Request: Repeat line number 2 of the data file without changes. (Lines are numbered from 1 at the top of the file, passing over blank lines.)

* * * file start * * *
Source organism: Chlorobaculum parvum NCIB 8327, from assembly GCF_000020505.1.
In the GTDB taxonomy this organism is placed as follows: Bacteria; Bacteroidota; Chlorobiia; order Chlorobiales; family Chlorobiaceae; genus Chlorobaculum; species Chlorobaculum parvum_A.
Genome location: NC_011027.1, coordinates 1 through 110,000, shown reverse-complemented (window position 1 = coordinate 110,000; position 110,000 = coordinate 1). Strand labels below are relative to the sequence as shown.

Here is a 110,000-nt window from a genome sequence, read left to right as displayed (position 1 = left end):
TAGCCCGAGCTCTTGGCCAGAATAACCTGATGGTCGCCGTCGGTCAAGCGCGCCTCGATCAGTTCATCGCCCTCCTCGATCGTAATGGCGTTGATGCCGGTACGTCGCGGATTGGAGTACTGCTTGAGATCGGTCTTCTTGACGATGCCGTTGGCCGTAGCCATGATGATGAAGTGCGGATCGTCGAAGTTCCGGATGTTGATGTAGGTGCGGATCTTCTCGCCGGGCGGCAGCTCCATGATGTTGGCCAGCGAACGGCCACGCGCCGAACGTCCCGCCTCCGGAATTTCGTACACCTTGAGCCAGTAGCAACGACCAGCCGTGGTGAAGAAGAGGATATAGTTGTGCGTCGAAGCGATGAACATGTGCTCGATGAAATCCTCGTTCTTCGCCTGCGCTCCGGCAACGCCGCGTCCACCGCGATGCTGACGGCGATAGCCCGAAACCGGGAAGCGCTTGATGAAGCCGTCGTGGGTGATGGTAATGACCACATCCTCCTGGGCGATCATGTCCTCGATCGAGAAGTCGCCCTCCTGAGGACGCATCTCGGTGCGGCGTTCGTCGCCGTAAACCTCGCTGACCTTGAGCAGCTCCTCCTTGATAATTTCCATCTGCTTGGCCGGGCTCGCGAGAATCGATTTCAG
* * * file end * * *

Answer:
In the GTDB taxonomy this organism is placed as follows: Bacteria; Bacteroidota; Chlorobiia; order Chlorobiales; family Chlorobiaceae; genus Chlorobaculum; species Chlorobaculum parvum_A.